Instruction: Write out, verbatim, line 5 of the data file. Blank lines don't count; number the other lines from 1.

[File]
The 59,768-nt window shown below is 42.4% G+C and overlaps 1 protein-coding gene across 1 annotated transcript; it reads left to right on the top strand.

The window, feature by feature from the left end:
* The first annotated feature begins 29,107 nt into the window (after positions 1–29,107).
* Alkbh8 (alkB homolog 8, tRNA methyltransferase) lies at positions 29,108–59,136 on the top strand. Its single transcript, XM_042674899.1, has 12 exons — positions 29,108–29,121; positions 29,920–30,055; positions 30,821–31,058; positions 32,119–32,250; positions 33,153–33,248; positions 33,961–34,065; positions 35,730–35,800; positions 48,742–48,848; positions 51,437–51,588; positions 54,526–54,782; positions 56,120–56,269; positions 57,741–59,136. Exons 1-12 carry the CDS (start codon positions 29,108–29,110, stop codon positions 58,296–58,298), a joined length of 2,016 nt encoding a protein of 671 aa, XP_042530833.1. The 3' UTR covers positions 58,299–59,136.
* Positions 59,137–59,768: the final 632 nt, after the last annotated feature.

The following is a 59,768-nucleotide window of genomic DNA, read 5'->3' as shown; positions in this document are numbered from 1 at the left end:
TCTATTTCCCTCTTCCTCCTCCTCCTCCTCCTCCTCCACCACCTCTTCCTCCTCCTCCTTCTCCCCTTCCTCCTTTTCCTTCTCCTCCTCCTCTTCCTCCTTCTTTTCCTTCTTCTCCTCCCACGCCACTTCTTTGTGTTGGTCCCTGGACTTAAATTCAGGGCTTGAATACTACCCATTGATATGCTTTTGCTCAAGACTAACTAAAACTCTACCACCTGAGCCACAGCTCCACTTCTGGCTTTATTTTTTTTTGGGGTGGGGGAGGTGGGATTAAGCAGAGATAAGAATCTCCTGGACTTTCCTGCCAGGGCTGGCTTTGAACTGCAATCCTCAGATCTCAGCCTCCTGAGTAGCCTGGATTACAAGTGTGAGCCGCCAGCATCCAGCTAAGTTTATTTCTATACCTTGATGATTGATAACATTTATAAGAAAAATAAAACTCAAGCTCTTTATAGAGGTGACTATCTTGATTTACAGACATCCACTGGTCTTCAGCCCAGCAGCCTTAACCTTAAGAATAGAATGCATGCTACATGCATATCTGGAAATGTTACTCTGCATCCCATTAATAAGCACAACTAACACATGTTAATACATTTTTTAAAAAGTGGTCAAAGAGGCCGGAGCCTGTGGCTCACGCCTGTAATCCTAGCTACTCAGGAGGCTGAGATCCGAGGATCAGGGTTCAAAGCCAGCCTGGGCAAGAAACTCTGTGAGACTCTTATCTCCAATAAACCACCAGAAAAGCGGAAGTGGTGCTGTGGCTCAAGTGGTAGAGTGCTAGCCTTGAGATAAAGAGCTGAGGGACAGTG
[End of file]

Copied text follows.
* Positions 59,137–59,768: the final 632 nt, after the last annotated feature.